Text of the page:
What greets you in the first moments is an ethereal use of hedione to provide a lilt of floral quality as the slightly musty dry oats come in underneath. Over minutes the oats become creamier as if they have been warmed in boiling water. Mme Bijaoui takes hazelnut and in using that makes it seem like it is when I add some nuts to my breakfast bowl of oatmeal. There is a nutty quality to oats; the hazelnut picks that thread out and examines it. The depth is provided by the base accord of benzoin gently supported by tobacco and vetiver. It turns into a stick to your bones gourmand.
Oat & Cornflower has 10-12 hour longevity and average sillage.
This exploration of grains is so well done in Mme Bijaoui’s hands that it is the first set of perfume this year which has really captured my attention fully. I encourage you to start with Oat & Cornflower then find out which one appeals to you.
Disclosure: This review based on a sample provided by Nordstrom.
I’m beginning the process of looking back over the year as I start to consider my end-of-year lists. Part of the fun of this is as I look back at specific brands some of them sneak up on me with the quality of their releases for the year. One of those that I’ve realized has had an awesome 2017 is Jo Malone. One of the reasons is creative director Celine Roux has taken the brand in some new directions this year. It started on an auspicious note with one of my favorite perfumes of 2017 Myrrh & Tonka by perfumer Mathilde Bijaoui. In a nicely symmetrical way the Holiday release for 2017, Green Almond & Redcurrant, is also by the same team.
Jo Malone is known for their floral perfumes. This year Mme Roux has spent more time exploring new ingredients which are at the darker end of the perfumer’s palette. Oak, whisky, hazelnut, and tobacco have all been keynotes in releases this year. There has also been a trend towards gourmand-y styles within this year’s collection. Green Almond & Redcurrant removes the modifying “y” and goes full gourmand for this seasonal release.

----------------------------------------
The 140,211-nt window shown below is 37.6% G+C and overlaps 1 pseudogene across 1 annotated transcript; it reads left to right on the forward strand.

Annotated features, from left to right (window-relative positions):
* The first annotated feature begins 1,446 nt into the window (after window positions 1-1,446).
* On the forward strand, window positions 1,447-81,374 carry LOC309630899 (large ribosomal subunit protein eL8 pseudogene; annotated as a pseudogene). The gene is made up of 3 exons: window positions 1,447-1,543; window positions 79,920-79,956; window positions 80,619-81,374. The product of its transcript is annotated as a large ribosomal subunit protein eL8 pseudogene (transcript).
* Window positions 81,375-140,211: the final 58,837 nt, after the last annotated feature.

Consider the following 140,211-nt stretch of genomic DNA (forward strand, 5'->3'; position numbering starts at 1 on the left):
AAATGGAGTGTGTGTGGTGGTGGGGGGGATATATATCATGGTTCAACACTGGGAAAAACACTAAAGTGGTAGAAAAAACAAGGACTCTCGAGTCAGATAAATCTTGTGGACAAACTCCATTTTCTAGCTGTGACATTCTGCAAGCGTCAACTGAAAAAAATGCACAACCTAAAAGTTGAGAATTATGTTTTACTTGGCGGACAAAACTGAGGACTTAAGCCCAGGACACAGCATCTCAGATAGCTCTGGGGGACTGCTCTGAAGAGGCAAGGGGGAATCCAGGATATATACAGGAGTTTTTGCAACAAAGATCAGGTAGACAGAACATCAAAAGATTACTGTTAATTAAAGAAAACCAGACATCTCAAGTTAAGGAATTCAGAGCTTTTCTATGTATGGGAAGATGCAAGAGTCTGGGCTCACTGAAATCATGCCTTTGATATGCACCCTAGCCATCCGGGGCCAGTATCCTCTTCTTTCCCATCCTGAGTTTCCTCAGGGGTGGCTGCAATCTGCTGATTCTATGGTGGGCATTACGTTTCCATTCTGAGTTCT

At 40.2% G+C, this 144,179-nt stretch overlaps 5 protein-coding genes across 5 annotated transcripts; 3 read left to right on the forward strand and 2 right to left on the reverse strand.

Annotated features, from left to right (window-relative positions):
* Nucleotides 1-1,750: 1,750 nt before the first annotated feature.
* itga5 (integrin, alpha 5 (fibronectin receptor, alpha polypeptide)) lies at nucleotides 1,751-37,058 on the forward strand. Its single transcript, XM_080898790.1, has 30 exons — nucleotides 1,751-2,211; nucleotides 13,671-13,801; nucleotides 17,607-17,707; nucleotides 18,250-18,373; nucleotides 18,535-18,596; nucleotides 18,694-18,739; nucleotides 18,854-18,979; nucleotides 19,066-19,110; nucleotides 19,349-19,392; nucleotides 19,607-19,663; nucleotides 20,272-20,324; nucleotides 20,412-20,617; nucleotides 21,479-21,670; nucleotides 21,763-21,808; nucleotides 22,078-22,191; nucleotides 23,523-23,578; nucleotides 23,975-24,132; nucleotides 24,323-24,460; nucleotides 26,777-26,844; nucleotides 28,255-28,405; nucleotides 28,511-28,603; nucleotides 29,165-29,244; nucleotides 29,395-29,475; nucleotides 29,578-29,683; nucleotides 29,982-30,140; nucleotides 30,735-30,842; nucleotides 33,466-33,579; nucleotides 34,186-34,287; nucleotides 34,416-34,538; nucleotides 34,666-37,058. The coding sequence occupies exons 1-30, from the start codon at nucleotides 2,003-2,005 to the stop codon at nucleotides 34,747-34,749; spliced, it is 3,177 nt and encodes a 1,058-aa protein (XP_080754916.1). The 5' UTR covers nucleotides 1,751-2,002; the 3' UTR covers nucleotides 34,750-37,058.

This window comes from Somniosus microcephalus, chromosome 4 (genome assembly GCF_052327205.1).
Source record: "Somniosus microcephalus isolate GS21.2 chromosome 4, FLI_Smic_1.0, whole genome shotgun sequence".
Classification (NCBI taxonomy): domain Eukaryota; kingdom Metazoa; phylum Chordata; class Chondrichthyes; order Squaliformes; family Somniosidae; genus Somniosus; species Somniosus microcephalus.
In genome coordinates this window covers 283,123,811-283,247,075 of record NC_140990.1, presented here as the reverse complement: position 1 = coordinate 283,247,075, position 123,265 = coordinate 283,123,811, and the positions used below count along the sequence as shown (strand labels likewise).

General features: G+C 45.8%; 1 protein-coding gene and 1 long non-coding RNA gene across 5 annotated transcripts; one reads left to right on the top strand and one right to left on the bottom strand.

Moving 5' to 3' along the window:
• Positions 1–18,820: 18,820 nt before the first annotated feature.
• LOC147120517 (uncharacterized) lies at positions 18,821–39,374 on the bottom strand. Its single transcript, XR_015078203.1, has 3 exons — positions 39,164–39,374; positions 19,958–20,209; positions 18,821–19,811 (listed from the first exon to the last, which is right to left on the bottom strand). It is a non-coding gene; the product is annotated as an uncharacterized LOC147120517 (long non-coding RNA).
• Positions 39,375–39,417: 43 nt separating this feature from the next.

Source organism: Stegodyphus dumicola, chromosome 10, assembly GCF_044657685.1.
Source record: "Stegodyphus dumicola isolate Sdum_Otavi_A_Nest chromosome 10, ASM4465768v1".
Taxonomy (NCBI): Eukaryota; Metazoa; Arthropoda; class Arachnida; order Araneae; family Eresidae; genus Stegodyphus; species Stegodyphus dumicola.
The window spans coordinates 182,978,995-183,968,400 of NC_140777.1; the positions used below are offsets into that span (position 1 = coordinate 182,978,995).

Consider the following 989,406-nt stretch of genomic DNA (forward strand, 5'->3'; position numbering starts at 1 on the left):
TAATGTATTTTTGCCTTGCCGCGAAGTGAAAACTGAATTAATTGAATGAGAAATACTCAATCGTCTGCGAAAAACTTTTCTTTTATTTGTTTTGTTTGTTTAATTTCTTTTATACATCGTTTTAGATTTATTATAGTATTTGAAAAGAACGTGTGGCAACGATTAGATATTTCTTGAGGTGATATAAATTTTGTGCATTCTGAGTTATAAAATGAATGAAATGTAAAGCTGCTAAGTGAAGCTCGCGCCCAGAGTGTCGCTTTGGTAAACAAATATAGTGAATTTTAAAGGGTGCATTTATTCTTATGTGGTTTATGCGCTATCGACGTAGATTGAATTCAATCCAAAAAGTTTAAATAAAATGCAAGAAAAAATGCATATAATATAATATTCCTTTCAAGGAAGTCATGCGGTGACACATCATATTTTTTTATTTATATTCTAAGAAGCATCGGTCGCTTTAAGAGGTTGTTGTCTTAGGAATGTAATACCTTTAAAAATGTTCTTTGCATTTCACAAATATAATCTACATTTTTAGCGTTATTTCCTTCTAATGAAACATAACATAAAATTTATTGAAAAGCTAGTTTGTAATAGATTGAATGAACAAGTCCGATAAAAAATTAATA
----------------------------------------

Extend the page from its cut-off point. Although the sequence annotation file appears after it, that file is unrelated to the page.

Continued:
Green almond is another of these accords of something that cannot be extracted. It gives the opportunity for a perfumer to fine tune the effect they are going for. In Green Almond & Redcurant, Mme Bijaoui accentuates the contrasting textures of tart and milky so that the green is supplied by an accompanying note.
Before we get there Mme Bijaoui takes the other note in the name and sandwiches it between mandarin and petitgrain to form a very rounded fruity accord. It can seem slight but it is worth focusing on the first few moments. These kinds of fruity accords are seemingly commonplace but this one meshes seamlessly. Which then sets up the green almond accord as the tarter quality of the accord resonates with the petitgrain. The mandarin slides into the milky aspect. Then blackcurrant buds provide a more primitive version of the redcurrant. Which is a nice connection but it is those buds which provide the real green in the green almond heart. The buds have a slight acerbic quality to them, here they provide the rawness that the green in green almond refers to. It all comes together beautifully. Tonka comes to give this the rounded toasted vanilla nature to make it feel like some exotic Holiday confection from a far-away place. The base is straightforward cedar and amberwood.